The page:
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Push for chemical dispersants hard to explain

March 5, 2014

At the Enbridge Northern Gateway hearings, Living Oceans took a strong stand against the use of chemical dispersants in response to oil spills because they are toxic to certain marine life. However, both the Kinder Morgan TransMountain Pipeline application and the federal government’s recent Tanker Safety Report advocate their use.

Karen Wristen

“This push to use dispersants is hard to explain,” said Karen Wristen, Executive Director of Living Oceans. “There’s a growing body of evidence that the dispersant/oil mix is more toxic than the oil itself.”

Toxic effects from oil dispersed into the deeper levels of the ocean have been observed in fish, shellfish and dolphins. Humans exposed to dispersants during spill response have also suffered illnesses ranging from skin and respiratory irritation through to serious central nervous system disorders.

The idea behind using chemicals to break up an oil spill on the surface of the water is the protection of shorelines, seabirds and marine mammals; however, this protection comes at the cost of the life or health of other creatures living in the water column or on the ocean floor. Studies following the Exxon Valdez spill have now established that the oil/dispersant mix becomes more bioavailable to some species and is adept at holding highly toxic, heavy PAHs (polycyclic aromatic hydrocarbons) in the water column. Salmon and herring are particularly vulnerable to these PAHs, which are linked with long-term genetic damage.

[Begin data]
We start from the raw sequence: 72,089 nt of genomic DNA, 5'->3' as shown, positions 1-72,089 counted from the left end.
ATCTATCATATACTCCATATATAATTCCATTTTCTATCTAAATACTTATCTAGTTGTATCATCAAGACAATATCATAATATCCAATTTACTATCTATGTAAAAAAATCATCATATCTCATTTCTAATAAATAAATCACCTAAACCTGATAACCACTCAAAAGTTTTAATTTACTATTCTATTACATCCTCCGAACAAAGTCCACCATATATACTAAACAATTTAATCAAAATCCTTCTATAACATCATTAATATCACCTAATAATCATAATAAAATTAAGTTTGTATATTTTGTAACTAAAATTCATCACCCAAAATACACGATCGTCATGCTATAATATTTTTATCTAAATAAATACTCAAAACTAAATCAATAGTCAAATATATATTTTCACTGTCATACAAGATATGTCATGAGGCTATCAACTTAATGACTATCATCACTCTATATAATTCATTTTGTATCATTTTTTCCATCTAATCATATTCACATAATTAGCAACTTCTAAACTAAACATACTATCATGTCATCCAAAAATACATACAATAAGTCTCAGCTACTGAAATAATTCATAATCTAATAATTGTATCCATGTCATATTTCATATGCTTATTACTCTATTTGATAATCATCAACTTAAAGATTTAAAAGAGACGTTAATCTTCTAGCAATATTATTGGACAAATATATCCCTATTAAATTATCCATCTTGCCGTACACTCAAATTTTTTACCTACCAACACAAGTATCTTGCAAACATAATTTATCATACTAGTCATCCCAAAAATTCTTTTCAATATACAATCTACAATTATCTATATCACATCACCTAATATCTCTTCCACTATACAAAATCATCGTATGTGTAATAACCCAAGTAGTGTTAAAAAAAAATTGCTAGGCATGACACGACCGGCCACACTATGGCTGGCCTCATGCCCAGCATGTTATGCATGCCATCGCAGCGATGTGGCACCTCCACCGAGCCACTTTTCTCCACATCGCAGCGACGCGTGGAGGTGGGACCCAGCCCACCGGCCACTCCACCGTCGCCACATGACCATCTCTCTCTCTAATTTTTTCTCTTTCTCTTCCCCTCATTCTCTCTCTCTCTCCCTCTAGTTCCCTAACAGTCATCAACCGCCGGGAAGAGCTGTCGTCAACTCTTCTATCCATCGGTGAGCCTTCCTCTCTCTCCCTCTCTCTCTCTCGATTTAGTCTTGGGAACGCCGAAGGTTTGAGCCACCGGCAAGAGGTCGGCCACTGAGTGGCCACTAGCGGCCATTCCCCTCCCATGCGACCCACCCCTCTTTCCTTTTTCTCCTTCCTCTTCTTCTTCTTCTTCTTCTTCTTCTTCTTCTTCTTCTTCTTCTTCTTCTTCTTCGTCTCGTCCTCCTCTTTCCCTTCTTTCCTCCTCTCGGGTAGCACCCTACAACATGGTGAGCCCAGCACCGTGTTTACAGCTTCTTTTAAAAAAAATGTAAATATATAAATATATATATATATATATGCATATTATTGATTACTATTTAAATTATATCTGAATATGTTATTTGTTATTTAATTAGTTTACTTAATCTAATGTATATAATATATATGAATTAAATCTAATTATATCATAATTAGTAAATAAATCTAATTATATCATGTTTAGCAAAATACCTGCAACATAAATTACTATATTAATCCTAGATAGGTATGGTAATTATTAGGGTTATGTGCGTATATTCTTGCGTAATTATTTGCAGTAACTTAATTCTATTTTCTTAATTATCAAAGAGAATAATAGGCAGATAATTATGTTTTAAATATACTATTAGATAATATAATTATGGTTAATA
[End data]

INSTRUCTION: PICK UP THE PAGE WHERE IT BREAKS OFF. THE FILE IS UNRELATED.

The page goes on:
“Dispersants are used because they make the oil appear to ‘go away’, which is good for public relations and restoring public confidence in tourism and seafood,” said Wristen. “No more oiled birds and otter pups—people are far less sympathetic toward zooplankton and sturgeon, and it’s harder for the TV cameras to capture impacts below the water’s surface.”

Based on the science that exists today, it is difficult to foresee a situation where dispersants would create a better result than mechanical or natural processes. It is also unclear that dispersants could be applied effectively to spills of tarsands diluted bitmen: oil must be on the surface of the water and able to mix with the dispersant in order for it to do any good.

Living Oceans’ evidence at the Northern Gateway hearings directly critiqued Enbridge’s studies, finding that for much of the year, conditions would not be right for using dispersants in any event.

“So many factors have to line up for these chemicals to do their job,” said Wristen. “Wind, temperature, wave height and the time oil has spent on the water all play a role in determining whether or not dispersants can work. We found that over half the time, wind conditions alone would prevent dispersants from being used.”

Weather buoy locations showing wind conditions.

Weather buoy locations showing wind conditions that make dispersant response possible.

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